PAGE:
- The Washington Times - Wednesday, March 30, 2005

Harold Brazil lost his re-election bid for the D.C. Council in September, but the memory lingers on on Capitol Hill, where his tattered campaign signs still hang — a violation of city election laws.

Mr. Brazil said yesterday that he was unaware of two signs still clinging to light posts at the intersection of Sixth and D streets SE — a reminder of his defeat in the Sept. 14 primary and a violation of D.C. law, which states that political campaign signs must be removed from public spaces within 30 days after an election.

“Personally, I haven’t seen any,” said Mr. Brazil, adding that he hired three persons to remove the signs after the primary. “You assume that you’ve got the lion’s share of them, but it’s a difficult thing.”

Still, D.C. officials say Mr. Brazil is responsible and faces a $30 littering fine for each uncollected sign.

“Ultimately, the onus to remove the signs falls on the candidate,” said Mary Myers, spokeswoman for the D.C. Department of Public Works. “Each candidate signs an agreement to follow campaign laws. It was probably just an oversight by the campaign manager.”

Miss Myers also said the faded signs eventually become “unsightly litter” along curbs and sidewalks.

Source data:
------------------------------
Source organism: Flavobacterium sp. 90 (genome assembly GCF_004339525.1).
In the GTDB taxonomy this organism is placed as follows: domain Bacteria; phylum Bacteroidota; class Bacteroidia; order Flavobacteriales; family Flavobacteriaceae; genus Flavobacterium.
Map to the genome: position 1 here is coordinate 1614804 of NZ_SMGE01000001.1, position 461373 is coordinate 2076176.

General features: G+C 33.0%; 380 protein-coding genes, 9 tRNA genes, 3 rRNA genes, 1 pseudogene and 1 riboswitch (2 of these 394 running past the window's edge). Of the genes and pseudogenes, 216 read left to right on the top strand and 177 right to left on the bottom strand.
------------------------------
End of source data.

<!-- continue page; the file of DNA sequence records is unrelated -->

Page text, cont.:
“You’d have to ask the [candidate], ‘Don’t you care about the neighborhood that you claim to represent?’” she said.

The department has received no recent complaints about uncollected signs, she said.

Mr. Brazil, a Democrat, was a D.C. Council member for 13 years before losing his at-large seat to Kwame R. Brown in the primary.

“As far as I know, there’s just an isolated [sign] here and there, but we’ll get them down, too,” he said.

Inspectors with the city’s Solid Waste Education and Enforcement Program issue most of the notices for poster infractions. But they often have their hands full with other sanitation issues, particularly illegal dumping, Miss Myers said.

She also encouraged residents to remove the signs.

“Residents should feel empowered to take them down because it becomes visual blight,” she said.

Virginia has no deadline for politicians to take down signs, but the state’s Transportation Department mails letters reminding campaign offices of their duty to remove the posters. In Maryland, politicians have to remove their signs from public property by Nov. 17, 15 days after the general election.

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